Last Supper: Crawfish Boil Edition

antigravity_vol11_issue7_Page_16_Image_0001 antigravity_vol11_issue7_Page_16_Image_0002 antigravity_vol11_issue7_Page_16_Image_0003 antigravity_vol11_issue7_Page_16_Image_0005 antigravity_vol11_issue7_Page_16_Image_0006 antigravity_vol11_issue7_Page_17_Image_0001 antigravity_vol11_issue7_Page_17_Image_0002 antigravity_vol11_issue7_Page_17_Image_0003 antigravity_vol11_issue7_Page_17_Image_0004 antigravity_vol11_issue7_Page_17_Image_0005 antigravity_vol11_issue7_Page_17_Image_0006The Louisiana crawfish boil is one of the finest food experiences ever created. Though replicated in restaurants, in its true form the boil represents a meal of the people, by the people and for the people. It’s a ritual that’s been honed over centuries, though the basic process hasn’t changed. Get a big pot boiling with some spices, toss in some delicious crawdads and serve over a huge table for everyone to enjoy.

For the well-seasoned and novice boilers alike, ANTIGRAVITY would like to present this basic guide. We turned to Mark and Karen Barrios—AG Art Director Kevin Barrios’ parents—to give us a primer on pulling off a successful boil. Multi-generational residents of the Westbank (“We dated in a pirogue,” says Mrs. Karen), Mr. Mark has been working in rail yards for over 40 years and Mrs. Karen has been an educator for 25 years.

Together with AG Editor Dan Fox and Photographer Adrienne Battistella, Kevin drove up to see his parents (they recently

 moved to Pointe Coupee Parish), stopping on the side of the highway for a flat of Ponchatoula strawberries and a six pack of Parish Canebreak pale wheat ale. Says Mr. Mark, a longtime union rep, “You can tell if it’s a party full of democrats because the beer is better.”

The Barrios family gets their crawfish from an outfit called Four Oaks. The guy delivering the bugs that day explained he had just picked them the same morning. These were freshwater crawfish, feeding off the rice beds from the same operation. He also told us about what a tough winter it had been for them. They had survived, snuggled deep in those rice beds, but the cold had put a kibosh on their love life and hence, not many crawfish were conceived over this past winter. Still, our guys looked promising.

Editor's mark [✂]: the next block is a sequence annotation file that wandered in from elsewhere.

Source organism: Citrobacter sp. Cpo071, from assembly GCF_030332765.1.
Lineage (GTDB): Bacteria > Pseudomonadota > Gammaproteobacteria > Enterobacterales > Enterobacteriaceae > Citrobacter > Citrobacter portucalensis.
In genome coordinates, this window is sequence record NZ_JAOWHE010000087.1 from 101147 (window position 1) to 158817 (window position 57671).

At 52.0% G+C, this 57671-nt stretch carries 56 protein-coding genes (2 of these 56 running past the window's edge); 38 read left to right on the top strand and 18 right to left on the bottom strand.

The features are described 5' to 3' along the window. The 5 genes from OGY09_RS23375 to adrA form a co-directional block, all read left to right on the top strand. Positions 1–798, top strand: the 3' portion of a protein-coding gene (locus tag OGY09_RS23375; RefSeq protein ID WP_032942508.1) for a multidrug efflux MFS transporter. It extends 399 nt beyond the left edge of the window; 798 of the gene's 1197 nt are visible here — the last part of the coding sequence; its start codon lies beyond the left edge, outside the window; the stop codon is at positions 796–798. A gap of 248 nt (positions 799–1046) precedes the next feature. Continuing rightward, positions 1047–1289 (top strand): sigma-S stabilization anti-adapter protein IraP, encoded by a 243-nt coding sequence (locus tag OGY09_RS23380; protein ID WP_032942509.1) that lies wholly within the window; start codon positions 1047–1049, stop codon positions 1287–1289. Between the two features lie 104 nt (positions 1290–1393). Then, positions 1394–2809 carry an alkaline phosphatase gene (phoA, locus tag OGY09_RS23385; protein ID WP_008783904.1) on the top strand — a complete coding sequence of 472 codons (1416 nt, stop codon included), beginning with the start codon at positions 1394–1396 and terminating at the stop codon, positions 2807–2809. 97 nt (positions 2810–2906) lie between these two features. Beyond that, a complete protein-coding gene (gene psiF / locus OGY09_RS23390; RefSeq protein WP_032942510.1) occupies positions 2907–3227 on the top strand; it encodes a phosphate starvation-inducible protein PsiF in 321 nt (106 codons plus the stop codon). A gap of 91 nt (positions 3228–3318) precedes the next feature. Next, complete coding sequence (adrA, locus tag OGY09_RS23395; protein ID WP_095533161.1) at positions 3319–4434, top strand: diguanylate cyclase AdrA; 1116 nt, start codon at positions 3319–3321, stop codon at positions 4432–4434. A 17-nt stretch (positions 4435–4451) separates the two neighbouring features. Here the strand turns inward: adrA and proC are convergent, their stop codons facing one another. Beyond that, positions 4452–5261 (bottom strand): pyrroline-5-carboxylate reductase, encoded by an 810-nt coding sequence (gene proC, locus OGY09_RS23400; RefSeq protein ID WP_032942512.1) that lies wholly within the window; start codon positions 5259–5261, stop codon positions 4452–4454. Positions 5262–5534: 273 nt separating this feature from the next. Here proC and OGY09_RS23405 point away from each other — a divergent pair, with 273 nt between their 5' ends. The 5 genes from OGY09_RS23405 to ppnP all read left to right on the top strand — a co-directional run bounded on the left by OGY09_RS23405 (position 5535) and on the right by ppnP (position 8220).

One of the best parts of the Barrios crawfish boil is watching the “Cajun contraption” in action, a device that allows even Kevin’s grandmother to lift up a heavy basket of crawfish, using basic lever physics and yes, Cajun ingenuity. This contraption is built simply with a few 2x4s and an adjustable sawhorse/work stand. Mr. Mark advises that the notch cut out for the basket handle not be too deep into the wood, and also reinforced with a few pieces of sheet metal. Remember: this is a huge pot of hot water.


Dry Ingredients

  • 1 26 oz. box or canister of salt (for purging only)
  • 2 cups Tabasco Mash
  • 1 53 oz. Zatarain’s Pro Boil
  • 1 53 oz. Zatarain’s Crab Boil



  • 1 or 2 bags potatoes (the smaller the better)
  • onions (about 15, halved and unpeeled)
  • garlic (about a dozen heads, unpeeled)
  • 1 pkg. andouille sausage
  • 2 bags frozen corn
  • 2 pkgs. mushrooms
  • 1 small bag of lemons (8-10)
  • 10 bay leaves



  • 2 30# sacks


First, the crawfish are soaked in salt water (use a half a box of salt per sack) and “purged” in a separate basket and pot from the one cooking everything. It’s been debunked that the bugs actually do purge their waste but no matter, it’s still good for cleaning them.  The Barrios method includes lifting the basket up slightly and agitating it like a washing machine. Mr. Mark advises to keep it to a few minutes, otherwise you risk killing the bugs before the boil. The crawfish are then hosed off and agitated one more time in plain water.

Fill your cooking pot with water, though not too much that it can’t boil over when the ingredients are added (more water also dilutes the seasoning). This is one step that you can fine-tune through trial and error. Mr. Mark notches his pot when he figures out the right amount.

Start your fire. Add the Zatarain’s and Tabasco mash (which at the time of this printing is still special order only), potatoes, onions, and garlic. Let the water come to a rolling boil and add both sacks of crawfish, then the andouille.

Bring the water back to a boil and let it rip for 2 more minutes. Turn off the heat and let everything soak for 25 minutes. You can hose the sides of the pot to cool it down. The Barrios have a great trick where, after they cut the gas off, they throw in a couple bags of frozen corn to simultaneously cook and cool the boil. This is also the time to add the mushrooms and squeeze the lemons into the pot.


After the 25 minutes, pull everything out (hopefully with your own Cajun Contraption) and let the basket drain over the pot for a few minutes. Serve over a table covered with old ANTIGRAVITY issues and enjoy life for the next couple of hours.